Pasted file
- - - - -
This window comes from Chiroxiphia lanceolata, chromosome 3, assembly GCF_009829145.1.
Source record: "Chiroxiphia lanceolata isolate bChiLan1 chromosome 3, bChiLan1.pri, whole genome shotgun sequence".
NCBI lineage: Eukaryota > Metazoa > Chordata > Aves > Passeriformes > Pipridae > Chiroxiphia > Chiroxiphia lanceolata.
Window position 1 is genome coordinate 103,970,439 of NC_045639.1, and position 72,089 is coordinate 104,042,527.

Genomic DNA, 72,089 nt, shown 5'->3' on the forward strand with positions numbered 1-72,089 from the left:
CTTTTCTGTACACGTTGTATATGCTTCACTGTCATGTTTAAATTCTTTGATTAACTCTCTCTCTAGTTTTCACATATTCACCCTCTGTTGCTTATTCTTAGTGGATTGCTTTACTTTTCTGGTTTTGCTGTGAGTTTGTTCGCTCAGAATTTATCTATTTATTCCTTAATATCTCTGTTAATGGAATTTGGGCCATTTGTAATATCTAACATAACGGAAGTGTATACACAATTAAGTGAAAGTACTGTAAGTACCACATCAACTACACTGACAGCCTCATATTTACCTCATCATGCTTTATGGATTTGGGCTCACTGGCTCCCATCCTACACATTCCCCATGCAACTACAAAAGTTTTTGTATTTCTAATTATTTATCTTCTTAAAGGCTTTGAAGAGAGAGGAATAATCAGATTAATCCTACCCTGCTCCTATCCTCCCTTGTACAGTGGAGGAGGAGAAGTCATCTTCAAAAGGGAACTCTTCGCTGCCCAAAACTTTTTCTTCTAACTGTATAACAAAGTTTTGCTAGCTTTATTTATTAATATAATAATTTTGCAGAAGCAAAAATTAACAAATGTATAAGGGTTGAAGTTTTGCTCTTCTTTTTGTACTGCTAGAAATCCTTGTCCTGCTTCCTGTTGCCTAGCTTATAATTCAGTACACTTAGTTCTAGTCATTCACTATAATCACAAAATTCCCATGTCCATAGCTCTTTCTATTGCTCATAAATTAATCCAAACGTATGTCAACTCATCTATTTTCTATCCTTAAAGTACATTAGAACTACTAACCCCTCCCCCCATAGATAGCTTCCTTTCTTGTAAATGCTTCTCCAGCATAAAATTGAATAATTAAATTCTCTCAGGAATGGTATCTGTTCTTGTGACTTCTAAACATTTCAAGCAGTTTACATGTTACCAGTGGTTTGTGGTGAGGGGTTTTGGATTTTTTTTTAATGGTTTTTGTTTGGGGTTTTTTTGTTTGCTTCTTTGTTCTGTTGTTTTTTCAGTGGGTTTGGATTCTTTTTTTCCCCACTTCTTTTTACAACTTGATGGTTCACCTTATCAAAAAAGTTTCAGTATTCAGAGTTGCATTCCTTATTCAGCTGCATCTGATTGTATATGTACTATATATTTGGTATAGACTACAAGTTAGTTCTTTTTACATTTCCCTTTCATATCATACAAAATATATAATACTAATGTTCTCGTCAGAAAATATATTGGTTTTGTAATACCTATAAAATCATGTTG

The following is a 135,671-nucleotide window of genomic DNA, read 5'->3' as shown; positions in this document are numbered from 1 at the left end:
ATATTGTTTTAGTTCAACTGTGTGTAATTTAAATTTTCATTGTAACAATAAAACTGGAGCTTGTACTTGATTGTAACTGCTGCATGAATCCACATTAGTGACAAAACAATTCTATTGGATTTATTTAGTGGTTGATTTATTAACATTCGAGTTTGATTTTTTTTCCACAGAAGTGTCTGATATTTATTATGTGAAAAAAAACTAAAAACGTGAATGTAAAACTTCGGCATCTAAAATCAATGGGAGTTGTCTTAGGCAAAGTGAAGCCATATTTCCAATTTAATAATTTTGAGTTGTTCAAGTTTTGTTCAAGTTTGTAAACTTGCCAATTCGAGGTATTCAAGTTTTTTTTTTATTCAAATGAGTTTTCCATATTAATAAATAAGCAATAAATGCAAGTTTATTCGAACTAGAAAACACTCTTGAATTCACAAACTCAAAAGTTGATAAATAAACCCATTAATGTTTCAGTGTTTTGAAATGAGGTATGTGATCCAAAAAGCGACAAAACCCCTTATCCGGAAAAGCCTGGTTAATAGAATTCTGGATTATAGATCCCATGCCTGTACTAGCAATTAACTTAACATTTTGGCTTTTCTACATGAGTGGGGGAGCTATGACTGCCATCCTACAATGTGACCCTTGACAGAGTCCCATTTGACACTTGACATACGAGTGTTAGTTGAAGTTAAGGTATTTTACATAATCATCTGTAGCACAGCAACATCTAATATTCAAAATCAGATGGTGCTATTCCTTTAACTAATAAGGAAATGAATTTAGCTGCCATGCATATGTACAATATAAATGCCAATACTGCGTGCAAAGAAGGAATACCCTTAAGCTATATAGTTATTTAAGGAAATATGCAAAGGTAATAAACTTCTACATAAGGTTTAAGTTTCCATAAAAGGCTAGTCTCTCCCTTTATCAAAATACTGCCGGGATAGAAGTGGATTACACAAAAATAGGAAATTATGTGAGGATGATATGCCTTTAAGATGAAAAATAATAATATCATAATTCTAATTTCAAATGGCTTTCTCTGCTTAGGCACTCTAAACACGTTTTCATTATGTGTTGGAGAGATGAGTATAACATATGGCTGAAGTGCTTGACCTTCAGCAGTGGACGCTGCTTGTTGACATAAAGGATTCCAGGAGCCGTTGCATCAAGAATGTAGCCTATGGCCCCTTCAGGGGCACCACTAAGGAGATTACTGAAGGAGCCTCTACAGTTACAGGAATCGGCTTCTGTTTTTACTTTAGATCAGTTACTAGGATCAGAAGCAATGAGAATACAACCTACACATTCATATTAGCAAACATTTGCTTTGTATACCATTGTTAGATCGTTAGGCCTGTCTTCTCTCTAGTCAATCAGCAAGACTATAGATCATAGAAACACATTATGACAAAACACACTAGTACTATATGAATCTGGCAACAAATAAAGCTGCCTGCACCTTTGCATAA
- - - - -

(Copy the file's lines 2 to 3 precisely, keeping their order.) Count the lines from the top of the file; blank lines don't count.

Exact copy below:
Source record: "Chiroxiphia lanceolata isolate bChiLan1 chromosome 3, bChiLan1.pri, whole genome shotgun sequence".
NCBI lineage: Eukaryota > Metazoa > Chordata > Aves > Passeriformes > Pipridae > Chiroxiphia > Chiroxiphia lanceolata.